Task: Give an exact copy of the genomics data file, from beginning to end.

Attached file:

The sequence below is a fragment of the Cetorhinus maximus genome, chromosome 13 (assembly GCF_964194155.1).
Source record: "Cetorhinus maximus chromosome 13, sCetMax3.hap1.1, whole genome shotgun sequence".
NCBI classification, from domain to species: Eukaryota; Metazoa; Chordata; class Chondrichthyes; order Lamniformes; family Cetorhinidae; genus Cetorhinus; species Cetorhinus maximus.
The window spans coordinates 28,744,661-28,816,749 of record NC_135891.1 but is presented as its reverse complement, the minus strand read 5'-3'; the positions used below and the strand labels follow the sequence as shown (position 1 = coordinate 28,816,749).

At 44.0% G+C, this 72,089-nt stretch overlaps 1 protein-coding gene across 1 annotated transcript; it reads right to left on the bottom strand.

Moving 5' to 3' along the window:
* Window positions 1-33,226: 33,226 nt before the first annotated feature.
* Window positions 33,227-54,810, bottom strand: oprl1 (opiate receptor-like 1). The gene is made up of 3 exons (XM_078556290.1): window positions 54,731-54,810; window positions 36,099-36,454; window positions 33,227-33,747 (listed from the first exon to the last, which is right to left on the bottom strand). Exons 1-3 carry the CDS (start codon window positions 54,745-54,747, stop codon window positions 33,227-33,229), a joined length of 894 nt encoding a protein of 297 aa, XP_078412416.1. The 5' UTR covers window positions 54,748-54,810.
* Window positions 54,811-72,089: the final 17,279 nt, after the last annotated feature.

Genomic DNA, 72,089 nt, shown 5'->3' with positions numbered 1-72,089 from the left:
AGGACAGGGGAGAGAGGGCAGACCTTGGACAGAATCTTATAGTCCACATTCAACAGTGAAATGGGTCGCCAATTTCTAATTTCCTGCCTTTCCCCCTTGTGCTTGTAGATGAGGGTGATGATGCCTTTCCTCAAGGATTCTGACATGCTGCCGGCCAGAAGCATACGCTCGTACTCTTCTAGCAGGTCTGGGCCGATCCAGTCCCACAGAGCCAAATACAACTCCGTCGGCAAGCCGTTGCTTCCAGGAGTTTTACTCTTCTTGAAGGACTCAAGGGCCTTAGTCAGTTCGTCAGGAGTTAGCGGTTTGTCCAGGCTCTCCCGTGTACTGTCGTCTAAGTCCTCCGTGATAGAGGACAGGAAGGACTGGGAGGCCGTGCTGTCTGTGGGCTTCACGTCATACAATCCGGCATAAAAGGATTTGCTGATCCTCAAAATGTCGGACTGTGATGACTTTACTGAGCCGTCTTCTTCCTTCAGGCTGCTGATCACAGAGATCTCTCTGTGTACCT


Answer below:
The sequence below is a fragment of the Cetorhinus maximus genome, chromosome 13 (assembly GCF_964194155.1).
Source record: "Cetorhinus maximus chromosome 13, sCetMax3.hap1.1, whole genome shotgun sequence".
NCBI classification, from domain to species: Eukaryota; Metazoa; Chordata; class Chondrichthyes; order Lamniformes; family Cetorhinidae; genus Cetorhinus; species Cetorhinus maximus.
The window spans coordinates 28,744,661-28,816,749 of record NC_135891.1 but is presented as its reverse complement, the minus strand read 5'-3'; the positions used below and the strand labels follow the sequence as shown (position 1 = coordinate 28,816,749).

At 44.0% G+C, this 72,089-nt stretch overlaps 1 protein-coding gene across 1 annotated transcript; it reads right to left on the bottom strand.

Moving 5' to 3' along the window:
* Window positions 1-33,226: 33,226 nt before the first annotated feature.
* Window positions 33,227-54,810, bottom strand: oprl1 (opiate receptor-like 1). The gene is made up of 3 exons (XM_078556290.1): window positions 54,731-54,810; window positions 36,099-36,454; window positions 33,227-33,747 (listed from the first exon to the last, which is right to left on the bottom strand). Exons 1-3 carry the CDS (start codon window positions 54,745-54,747, stop codon window positions 33,227-33,229), a joined length of 894 nt encoding a protein of 297 aa, XP_078412416.1. The 5' UTR covers window positions 54,748-54,810.
* Window positions 54,811-72,089: the final 17,279 nt, after the last annotated feature.

Genomic DNA, 72,089 nt, shown 5'->3' with positions numbered 1-72,089 from the left:
AGGACAGGGGAGAGAGGGCAGACCTTGGACAGAATCTTATAGTCCACATTCAACAGTGAAATGGGTCGCCAATTTCTAATTTCCTGCCTTTCCCCCTTGTGCTTGTAGATGAGGGTGATGATGCCTTTCCTCAAGGATTCTGACATGCTGCCGGCCAGAAGCATACGCTCGTACTCTTCTAGCAGGTCTGGGCCGATCCAGTCCCACAGAGCCAAATACAACTCCGTCGGCAAGCCGTTGCTTCCAGGAGTTTTACTCTTCTTGAAGGACTCAAGGGCCTTAGTCAGTTCGTCAGGAGTTAGCGGTTTGTCCAGGCTCTCCCGTGTACTGTCGTCTAAGTCCTCCGTGATAGAGGACAGGAAGGACTGGGAGGCCGTGCTGTCTGTGGGCTTCACGTCATACAATCCGGCATAAAAGGATTTGCTGATCCTCAAAATGTCGGACTGTGATGACTTTACTGAGCCGTCTTCTTCCTTCAGGCTGCTGATCACAGAGATCTCTCTGTGTACCT